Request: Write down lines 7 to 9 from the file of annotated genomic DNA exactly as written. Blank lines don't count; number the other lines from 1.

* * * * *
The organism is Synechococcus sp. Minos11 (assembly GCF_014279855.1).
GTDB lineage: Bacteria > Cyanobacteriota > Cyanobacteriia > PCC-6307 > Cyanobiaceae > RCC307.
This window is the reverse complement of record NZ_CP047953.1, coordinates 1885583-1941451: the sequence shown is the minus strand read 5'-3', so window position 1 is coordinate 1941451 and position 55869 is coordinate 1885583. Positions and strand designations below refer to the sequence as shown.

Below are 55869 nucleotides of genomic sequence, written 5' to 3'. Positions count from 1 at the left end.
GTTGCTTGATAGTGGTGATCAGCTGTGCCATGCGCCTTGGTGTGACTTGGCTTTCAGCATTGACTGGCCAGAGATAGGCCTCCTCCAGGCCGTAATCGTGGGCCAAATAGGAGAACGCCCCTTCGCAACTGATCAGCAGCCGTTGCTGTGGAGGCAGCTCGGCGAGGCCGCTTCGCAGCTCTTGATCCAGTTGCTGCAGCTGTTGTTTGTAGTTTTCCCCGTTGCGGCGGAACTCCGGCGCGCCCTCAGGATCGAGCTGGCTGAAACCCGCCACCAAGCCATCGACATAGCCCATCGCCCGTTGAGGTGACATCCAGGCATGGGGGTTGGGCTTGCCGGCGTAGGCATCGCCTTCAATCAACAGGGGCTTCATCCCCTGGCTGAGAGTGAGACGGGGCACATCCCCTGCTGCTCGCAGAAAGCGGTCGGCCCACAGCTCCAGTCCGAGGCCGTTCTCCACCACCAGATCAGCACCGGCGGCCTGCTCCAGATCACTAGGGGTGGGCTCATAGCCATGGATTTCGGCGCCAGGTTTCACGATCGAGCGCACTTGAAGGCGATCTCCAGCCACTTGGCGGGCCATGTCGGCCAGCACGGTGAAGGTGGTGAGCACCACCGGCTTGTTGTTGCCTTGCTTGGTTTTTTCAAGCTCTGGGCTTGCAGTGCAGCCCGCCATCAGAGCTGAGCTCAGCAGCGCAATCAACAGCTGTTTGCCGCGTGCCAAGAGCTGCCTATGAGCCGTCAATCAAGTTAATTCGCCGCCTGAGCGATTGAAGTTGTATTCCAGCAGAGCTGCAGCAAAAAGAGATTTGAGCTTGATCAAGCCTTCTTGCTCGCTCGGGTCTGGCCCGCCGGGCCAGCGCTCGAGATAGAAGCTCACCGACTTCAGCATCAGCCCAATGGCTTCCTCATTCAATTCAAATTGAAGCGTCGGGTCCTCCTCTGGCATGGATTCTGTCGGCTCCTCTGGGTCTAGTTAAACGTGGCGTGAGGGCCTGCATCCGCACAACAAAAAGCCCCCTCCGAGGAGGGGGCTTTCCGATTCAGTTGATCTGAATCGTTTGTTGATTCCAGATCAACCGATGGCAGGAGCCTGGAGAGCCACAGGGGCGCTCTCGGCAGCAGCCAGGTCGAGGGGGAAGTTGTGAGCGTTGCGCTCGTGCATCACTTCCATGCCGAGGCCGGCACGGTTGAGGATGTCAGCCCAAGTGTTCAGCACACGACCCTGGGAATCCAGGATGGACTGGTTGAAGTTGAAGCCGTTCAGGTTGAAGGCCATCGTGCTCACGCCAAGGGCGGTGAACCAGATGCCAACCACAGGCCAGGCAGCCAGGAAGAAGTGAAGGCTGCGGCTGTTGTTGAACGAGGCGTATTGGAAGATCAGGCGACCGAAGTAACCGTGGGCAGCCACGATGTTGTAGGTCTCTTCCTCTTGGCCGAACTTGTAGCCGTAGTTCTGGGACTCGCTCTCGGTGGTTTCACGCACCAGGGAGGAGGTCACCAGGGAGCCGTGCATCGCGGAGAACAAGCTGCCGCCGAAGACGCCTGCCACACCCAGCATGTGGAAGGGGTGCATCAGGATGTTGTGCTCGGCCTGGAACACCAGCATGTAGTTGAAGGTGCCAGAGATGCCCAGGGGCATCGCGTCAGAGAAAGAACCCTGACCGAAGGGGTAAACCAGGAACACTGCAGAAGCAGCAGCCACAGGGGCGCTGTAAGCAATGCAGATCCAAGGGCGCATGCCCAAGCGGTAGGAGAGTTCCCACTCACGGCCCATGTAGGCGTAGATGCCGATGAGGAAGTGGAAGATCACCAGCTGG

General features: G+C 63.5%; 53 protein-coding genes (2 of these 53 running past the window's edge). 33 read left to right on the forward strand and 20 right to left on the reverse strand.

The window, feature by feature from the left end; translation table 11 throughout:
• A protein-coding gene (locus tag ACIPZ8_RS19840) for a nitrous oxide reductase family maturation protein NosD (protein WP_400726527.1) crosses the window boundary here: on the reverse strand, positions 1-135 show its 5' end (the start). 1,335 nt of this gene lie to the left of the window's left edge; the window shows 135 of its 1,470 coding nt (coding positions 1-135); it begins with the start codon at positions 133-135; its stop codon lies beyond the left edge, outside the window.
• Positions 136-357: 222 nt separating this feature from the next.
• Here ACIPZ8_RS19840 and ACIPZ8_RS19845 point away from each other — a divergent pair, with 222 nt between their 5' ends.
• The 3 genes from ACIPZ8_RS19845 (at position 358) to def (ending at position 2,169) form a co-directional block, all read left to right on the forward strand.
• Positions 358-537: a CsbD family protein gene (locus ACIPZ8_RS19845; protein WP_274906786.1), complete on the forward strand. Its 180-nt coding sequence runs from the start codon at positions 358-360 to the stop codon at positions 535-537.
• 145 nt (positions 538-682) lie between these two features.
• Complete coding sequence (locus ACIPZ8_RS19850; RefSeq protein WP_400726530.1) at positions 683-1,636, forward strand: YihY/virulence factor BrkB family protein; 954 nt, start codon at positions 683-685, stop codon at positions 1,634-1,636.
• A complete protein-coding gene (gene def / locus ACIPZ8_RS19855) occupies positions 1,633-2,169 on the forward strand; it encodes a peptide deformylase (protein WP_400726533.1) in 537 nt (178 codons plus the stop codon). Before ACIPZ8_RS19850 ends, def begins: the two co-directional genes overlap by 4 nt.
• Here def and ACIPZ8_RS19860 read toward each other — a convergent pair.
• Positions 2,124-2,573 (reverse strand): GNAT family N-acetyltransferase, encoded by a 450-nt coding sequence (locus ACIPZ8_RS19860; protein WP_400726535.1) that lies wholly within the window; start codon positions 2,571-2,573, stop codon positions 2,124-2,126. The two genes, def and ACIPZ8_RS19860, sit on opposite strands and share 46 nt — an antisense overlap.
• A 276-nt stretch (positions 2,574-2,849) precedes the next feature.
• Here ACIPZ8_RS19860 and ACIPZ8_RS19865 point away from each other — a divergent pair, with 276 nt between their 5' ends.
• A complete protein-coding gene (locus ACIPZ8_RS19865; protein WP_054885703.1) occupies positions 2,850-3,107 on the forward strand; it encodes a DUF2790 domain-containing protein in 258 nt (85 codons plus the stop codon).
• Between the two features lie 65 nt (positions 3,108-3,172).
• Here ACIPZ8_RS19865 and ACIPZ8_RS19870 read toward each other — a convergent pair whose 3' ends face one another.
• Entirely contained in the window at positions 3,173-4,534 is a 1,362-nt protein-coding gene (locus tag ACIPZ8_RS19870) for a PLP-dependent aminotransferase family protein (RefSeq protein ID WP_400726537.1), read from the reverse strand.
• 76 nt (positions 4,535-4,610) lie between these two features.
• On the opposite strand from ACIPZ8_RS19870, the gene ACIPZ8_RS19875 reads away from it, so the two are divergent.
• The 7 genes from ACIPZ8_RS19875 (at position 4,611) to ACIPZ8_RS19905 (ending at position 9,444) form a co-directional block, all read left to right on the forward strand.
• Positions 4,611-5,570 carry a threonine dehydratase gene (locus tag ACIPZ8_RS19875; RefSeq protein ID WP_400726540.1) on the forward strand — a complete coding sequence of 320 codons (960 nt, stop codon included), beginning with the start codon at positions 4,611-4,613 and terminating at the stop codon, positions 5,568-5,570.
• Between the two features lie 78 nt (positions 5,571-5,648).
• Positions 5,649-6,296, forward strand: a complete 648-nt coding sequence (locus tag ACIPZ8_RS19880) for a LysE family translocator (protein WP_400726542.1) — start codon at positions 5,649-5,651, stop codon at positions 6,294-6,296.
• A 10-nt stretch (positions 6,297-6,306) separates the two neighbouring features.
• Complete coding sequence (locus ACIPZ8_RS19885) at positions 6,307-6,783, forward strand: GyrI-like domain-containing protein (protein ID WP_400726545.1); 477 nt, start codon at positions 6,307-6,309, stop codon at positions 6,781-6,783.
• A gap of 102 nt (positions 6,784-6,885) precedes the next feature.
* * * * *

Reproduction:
The window, feature by feature from the left end; translation table 11 throughout:
• A protein-coding gene (locus tag ACIPZ8_RS19840) for a nitrous oxide reductase family maturation protein NosD (protein WP_400726527.1) crosses the window boundary here: on the reverse strand, positions 1-135 show its 5' end (the start). 1,335 nt of this gene lie to the left of the window's left edge; the window shows 135 of its 1,470 coding nt (coding positions 1-135); it begins with the start codon at positions 133-135; its stop codon lies beyond the left edge, outside the window.
• Positions 136-357: 222 nt separating this feature from the next.